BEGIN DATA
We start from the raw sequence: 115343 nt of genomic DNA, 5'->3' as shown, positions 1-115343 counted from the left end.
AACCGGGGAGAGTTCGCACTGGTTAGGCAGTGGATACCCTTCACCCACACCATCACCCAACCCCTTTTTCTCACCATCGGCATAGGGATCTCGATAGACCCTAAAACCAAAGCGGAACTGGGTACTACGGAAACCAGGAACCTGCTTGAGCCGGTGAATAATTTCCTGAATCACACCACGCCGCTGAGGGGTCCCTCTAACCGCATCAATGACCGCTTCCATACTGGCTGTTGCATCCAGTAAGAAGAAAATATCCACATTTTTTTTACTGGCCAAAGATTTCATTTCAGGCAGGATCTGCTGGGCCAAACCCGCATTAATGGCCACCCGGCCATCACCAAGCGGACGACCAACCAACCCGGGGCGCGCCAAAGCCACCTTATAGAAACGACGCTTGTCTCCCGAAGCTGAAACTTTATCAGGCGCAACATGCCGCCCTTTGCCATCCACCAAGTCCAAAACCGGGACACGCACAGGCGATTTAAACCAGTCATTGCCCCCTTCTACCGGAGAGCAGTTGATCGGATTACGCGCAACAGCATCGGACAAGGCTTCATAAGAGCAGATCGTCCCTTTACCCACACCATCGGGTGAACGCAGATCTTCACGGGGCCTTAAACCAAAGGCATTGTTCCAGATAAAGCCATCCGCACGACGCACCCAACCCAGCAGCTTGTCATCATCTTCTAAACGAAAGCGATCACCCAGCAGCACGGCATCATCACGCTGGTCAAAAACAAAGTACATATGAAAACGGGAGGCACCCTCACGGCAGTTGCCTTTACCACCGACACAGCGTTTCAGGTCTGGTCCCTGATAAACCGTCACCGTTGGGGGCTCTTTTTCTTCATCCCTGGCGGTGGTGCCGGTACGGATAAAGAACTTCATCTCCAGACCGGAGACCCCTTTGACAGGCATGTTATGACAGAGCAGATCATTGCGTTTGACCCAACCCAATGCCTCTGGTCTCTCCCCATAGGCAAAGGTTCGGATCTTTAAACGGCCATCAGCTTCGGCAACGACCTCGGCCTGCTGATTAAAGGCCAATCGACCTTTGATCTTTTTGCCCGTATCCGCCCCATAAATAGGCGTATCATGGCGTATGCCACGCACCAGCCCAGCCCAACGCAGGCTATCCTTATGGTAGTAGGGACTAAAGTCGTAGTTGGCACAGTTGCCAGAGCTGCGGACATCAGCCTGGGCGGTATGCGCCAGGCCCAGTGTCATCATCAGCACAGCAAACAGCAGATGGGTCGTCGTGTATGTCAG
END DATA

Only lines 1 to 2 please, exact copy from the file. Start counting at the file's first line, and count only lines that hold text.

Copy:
We start from the raw sequence: 115343 nt of genomic DNA, 5'->3' as shown, positions 1-115343 counted from the left end.
AACCGGGGAGAGTTCGCACTGGTTAGGCAGTGGATACCCTTCACCCACACCATCACCCAACCCCTTTTTCTCACCATCGGCATAGGGATCTCGATAGACCCTAAAACCAAAGCGGAACTGGGTACTACGGAAACCAGGAACCTGCTTGAGCCGGTGAATAATTTCCTGAATCACACCACGCCGCTGAGGGGTCCCTCTAACCGCATCAATGACCGCTTCCATACTGGCTGTTGCATCCAGTAAGAAGAAAATATCCACATTTTTTTTACTGGCCAAAGATTTCATTTCAGGCAGGATCTGCTGGGCCAAACCCGCATTAATGGCCACCCGGCCATCACCAAGCGGACGACCAACCAACCCGGGGCGCGCCAAAGCCACCTTATAGAAACGACGCTTGTCTCCCGAAGCTGAAACTTTATCAGGCGCAACATGCCGCCCTTTGCCATCCACCAAGTCCAAAACCGGGACACGCACAGGCGATTTAAACCAGTCATTGCCCCCTTCTACCGGAGAGCAGTTGATCGGATTACGCGCAACAGCATCGGACAAGGCTTCATAAGAGCAGATCGTCCCTTTACCCACACCATCGGGTGAACGCAGATCTTCACGGGGCCTTAAACCAAAGGCATTGTTCCAGATAAAGCCATCCGCACGACGCACCCAACCCAGCAGCTTGTCATCATCTTCTAAACGAAAGCGATCACCCAGCAGCACGGCATCATCACGCTGGTCAAAAACAAAGTACATATGAAAACGGGAGGCACCCTCACGGCAGTTGCCTTTACCACCGACACAGCGTTTCAGGTCTGGTCCCTGATAAACCGTCACCGTTGGGGGCTCTTTTTCTTCATCCCTGGCGGTGGTGCCGGTACGGATAAAGAACTTCATCTCCAGACCGGAGACCCCTTTGACAGGCATGTTATGACAGAGCAGATCATTGCGTTTGACCCAACCCAATGCCTCTGGTCTCTCCCCATAGGCAAAGGTTCGGATCTTTAAACGGCCATCAGCTTCGGCAACGACCTCGGCCTGCTGATTAAAGGCCAATCGACCTTTGATCTTTTTGCCCGTATCCGCCCCATAAATAGGCGTATCATGGCGTATGCCACGCACCAGCCCAGCCCAACGCAGGCTATCCTTATGGTAGTAGGGACTAAAGTCGTAGTTGGCACAGTTGCCAGAGCTGCGGACATCAGCCTGGGCGGTATGCGCCAGGCCCAGTGTCATCATCAGCACAGCAAACAGCAGATGGGTCGTCGTGTATGTCAG